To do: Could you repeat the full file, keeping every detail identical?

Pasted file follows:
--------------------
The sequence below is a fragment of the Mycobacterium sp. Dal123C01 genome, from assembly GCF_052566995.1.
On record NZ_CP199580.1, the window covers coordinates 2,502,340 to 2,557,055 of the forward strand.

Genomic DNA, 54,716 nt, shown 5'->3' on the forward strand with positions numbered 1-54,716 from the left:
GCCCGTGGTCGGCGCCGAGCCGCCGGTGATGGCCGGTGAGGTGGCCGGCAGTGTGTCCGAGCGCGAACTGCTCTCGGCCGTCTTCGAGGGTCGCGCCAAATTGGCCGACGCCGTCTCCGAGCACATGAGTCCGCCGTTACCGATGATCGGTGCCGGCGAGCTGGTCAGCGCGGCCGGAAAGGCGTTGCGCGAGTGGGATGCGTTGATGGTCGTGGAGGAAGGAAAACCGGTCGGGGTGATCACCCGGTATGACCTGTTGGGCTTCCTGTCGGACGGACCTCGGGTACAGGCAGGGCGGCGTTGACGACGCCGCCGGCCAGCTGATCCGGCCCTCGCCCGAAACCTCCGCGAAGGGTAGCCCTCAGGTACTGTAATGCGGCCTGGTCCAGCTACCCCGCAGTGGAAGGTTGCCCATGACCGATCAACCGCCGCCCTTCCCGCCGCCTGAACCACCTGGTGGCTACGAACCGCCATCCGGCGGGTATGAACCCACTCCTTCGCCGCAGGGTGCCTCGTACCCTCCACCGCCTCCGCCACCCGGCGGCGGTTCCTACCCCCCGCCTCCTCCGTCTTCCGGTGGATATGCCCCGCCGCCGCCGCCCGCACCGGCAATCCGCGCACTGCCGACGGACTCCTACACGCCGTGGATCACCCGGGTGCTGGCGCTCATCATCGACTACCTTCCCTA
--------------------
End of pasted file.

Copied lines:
The sequence below is a fragment of the Mycobacterium sp. Dal123C01 genome, from assembly GCF_052566995.1.
On record NZ_CP199580.1, the window covers coordinates 2,502,340 to 2,557,055 of the forward strand.

Genomic DNA, 54,716 nt, shown 5'->3' on the forward strand with positions numbered 1-54,716 from the left:
GCCCGTGGTCGGCGCCGAGCCGCCGGTGATGGCCGGTGAGGTGGCCGGCAGTGTGTCCGAGCGCGAACTGCTCTCGGCCGTCTTCGAGGGTCGCGCCAAATTGGCCGACGCCGTCTCCGAGCACATGAGTCCGCCGTTACCGATGATCGGTGCCGGCGAGCTGGTCAGCGCGGCCGGAAAGGCGTTGCGCGAGTGGGATGCGTTGATGGTCGTGGAGGAAGGAAAACCGGTCGGGGTGATCACCCGGTATGACCTGTTGGGCTTCCTGTCGGACGGACCTCGGGTACAGGCAGGGCGGCGTTGACGACGCCGCCGGCCAGCTGATCCGGCCCTCGCCCGAAACCTCCGCGAAGGGTAGCCCTCAGGTACTGTAATGCGGCCTGGTCCAGCTACCCCGCAGTGGAAGGTTGCCCATGACCGATCAACCGCCGCCCTTCCCGCCGCCTGAACCACCTGGTGGCTACGAACCGCCATCCGGCGGGTATGAACCCACTCCTTCGCCGCAGGGTGCCTCGTACCCTCCACCGCCTCCGCCACCCGGCGGCGGTTCCTACCCCCCGCCTCCTCCGTCTTCCGGTGGATATGCCCCGCCGCCGCCGCCCGCACCGGCAATCCGCGCACTGCCGACGGACTCCTACACGCCGTGGATCACCCGGGTGCTGGCGCTCATCATCGACTACCTTCCCTA